A record number of companies disclosed their data for this year’s GEI by using the GEI Framework, marking a 20 percent increase year-over-year.

The GEI Framework scores companies across five pillars: Female leadership and talent pipeline, equal pay and gender pay parity, inclusive culture, anti-sexual harassment policies, and pro-women brand. Bloomberg also requests information from other expanded areas to support the broader goal of providing more robust ESG data to investors.

“Even though the threshold for inclusion in the GEI has risen, the member list continues to grow. This is a testament that more companies are working to improve upon their gender-related metrics, fostering more opportunity for diverse talent to succeed in their organizations,” said Grauer.


Iran state TV shows dissidents’ images after apparent hack

Iran state TV shows dissidents’ images after apparent hack
Updated 27 January 2022

Iran state TV shows dissidents’ images after apparent hack

Iran state TV shows dissidents’ images after apparent hack
  • The hack represented a major breach of Iranian state television
  • For several seconds, graphics flashed on screen showing the leaders of the Mujahedeen-e-Khalq

DUBAI: Channels of Iran’s state television broadcast images Thursday showing the leaders of an exiled dissident group and a graphic demanding the country’s supreme leader be killed, an incident that state TV later described as a hack.
For several seconds, graphics flashed on screen showing the leaders of the Mujahedeen-e-Khalq and the name of a social media account, which claimed to be a group of hackers who broadcast the message honoring the dissidents.
The MEK, now largely based in Albania, did not immediately answer telephone calls seeking comment.
The hack represented a major breach of Iranian state television, long believed to controlled and operated by members of the Islamic Republic’s intelligence branches, particularly its hard-line Revolutionary Guard. Such an incident hasn’t happened for years.
Iran’s state TV acknowledged the breach as a “hack,” saying the case was “under investigation.”
A clip of the incident seen by the AP showed the faces of MEK leaders Massoud Rajavi and his wife, Maryam Rajavi, suddenly superimposed on the channel’s regular 3 p.m. news programming. A man’s voice chants, “Salute to Rajavi, death to (supreme leader) Khamenei.”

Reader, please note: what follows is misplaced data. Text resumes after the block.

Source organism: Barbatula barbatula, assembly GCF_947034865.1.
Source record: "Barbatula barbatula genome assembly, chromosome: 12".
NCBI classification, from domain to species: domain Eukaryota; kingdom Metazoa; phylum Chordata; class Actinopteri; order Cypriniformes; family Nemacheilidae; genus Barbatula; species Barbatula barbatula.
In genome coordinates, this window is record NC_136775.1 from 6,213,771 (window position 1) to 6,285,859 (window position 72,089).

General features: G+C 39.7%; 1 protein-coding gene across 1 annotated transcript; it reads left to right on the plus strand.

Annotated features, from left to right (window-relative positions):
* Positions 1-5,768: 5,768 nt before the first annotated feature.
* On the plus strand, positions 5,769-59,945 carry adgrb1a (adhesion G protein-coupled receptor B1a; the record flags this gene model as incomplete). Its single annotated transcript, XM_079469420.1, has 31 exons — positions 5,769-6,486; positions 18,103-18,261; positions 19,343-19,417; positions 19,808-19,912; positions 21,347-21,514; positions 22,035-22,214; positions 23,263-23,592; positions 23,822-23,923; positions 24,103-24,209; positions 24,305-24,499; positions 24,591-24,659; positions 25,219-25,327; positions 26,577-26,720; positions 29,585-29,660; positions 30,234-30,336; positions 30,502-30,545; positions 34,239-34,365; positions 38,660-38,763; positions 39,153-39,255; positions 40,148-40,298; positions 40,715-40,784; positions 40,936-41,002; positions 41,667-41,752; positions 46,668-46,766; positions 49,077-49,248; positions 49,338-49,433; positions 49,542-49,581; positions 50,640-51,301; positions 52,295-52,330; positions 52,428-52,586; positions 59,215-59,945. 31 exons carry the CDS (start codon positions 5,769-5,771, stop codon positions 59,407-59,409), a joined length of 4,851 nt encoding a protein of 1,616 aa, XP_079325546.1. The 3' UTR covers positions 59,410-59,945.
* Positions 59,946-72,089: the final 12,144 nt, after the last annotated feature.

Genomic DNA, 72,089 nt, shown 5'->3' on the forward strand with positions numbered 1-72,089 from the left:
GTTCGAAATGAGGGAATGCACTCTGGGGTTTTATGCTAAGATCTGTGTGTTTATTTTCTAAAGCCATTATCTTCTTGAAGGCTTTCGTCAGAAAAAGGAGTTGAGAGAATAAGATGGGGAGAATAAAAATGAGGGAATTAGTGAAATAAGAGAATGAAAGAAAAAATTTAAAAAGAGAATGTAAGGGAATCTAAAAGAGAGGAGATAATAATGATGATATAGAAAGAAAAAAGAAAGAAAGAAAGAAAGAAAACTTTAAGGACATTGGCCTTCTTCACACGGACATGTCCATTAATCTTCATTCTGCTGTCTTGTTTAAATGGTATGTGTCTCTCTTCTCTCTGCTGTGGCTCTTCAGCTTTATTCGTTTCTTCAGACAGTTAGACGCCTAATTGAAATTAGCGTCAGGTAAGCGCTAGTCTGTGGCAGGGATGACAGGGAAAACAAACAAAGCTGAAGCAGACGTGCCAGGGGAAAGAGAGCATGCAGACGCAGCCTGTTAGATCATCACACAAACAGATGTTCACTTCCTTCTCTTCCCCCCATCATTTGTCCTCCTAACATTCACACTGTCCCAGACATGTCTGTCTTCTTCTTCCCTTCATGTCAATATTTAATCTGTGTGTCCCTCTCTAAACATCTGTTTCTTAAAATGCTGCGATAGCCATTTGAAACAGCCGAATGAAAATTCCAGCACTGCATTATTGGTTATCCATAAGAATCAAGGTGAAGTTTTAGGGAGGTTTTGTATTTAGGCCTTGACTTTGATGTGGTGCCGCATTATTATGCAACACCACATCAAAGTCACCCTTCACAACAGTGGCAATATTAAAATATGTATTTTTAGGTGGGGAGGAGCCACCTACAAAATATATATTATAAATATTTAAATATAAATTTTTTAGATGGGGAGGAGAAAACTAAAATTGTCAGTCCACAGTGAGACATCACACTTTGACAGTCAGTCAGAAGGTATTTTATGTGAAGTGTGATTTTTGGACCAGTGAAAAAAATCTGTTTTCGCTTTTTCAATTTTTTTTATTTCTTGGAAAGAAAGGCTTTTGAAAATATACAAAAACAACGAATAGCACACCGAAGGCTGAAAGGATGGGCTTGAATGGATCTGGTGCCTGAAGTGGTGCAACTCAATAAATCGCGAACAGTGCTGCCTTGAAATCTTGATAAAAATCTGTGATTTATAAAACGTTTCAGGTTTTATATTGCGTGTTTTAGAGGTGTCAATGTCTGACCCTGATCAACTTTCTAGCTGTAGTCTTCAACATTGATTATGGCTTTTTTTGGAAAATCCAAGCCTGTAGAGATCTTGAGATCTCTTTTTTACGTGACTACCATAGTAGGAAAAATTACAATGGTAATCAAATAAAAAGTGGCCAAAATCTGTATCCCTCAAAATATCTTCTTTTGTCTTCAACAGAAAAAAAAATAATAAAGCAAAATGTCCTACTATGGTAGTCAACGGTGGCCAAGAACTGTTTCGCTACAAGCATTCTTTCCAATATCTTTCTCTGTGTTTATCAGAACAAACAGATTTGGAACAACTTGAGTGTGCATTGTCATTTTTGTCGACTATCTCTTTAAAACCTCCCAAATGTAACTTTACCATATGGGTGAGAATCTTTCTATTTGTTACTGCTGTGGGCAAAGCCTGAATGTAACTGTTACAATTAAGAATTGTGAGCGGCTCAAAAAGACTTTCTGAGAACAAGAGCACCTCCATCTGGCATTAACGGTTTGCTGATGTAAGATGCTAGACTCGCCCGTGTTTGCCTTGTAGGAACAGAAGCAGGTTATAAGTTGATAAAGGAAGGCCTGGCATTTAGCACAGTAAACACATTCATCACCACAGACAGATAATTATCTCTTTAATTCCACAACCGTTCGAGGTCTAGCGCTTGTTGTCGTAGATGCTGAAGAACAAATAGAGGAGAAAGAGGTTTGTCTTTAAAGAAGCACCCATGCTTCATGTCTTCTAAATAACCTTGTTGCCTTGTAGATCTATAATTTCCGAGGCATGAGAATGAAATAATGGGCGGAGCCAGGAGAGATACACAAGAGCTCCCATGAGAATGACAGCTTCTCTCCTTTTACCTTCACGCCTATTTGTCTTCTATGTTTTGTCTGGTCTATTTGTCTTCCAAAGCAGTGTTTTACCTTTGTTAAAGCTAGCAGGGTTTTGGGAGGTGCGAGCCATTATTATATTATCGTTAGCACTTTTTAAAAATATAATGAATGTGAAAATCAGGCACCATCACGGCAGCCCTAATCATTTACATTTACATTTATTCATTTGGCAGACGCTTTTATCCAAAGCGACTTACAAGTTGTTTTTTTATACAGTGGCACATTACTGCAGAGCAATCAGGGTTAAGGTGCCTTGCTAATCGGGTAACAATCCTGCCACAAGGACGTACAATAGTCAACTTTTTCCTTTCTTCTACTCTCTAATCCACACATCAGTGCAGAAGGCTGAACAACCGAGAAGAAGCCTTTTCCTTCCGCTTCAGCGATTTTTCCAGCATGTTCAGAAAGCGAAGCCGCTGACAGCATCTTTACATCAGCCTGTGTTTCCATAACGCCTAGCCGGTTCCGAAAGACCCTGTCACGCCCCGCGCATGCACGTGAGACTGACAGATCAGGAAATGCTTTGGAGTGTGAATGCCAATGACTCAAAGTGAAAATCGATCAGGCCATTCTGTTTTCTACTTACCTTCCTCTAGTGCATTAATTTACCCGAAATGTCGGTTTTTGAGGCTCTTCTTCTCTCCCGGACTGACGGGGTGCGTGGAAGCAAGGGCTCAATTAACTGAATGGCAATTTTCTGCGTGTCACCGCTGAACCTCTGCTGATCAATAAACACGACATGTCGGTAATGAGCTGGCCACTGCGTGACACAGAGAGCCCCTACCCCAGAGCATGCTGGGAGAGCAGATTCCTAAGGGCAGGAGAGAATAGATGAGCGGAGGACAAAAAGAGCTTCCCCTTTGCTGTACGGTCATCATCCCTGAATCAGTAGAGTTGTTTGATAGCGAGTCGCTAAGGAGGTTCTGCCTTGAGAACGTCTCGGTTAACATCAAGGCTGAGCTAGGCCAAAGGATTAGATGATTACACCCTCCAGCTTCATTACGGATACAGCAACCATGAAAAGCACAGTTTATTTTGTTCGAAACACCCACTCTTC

Then, a speech from Rajavi briefly plays over the images. He can be heard saying, “Today, we still honor the time that we declared death to the reactionary. We stood by it ...”
Massoud Rajavi hasn’t been seen publicly in nearly two decades and is presumed to have died. Maryam Rajavi now runs the MEK.
The MEK began as a socialist organization against the rule of Shah Mohammad Reza Pahlavi. It claimed and was suspected in a series of attacks against US officials in Iran in the 1970s, something the group now denies.
It supported the 1979 Islamic Revolution, but soon had a falling out with Ayatollah Ruhollah Khomeini and turned against the clerical regime. It carried out a series of assassinations and bombings targeting the young Islamic Republic.
The MEK later fled into Iraq and backed dictator Saddam Hussein during his bloody eight-year war against Iran in the 1980s. That saw many oppose the group in Iran, though to this day it claims to operate a network inside of the country.


Advertising Business Group brings award-winning qualification programs to MENA region

Advertising Business Group brings award-winning qualification programs to MENA region
Updated 27 January 2022

Advertising Business Group brings award-winning qualification programs to MENA region

Advertising Business Group brings award-winning qualification programs to MENA region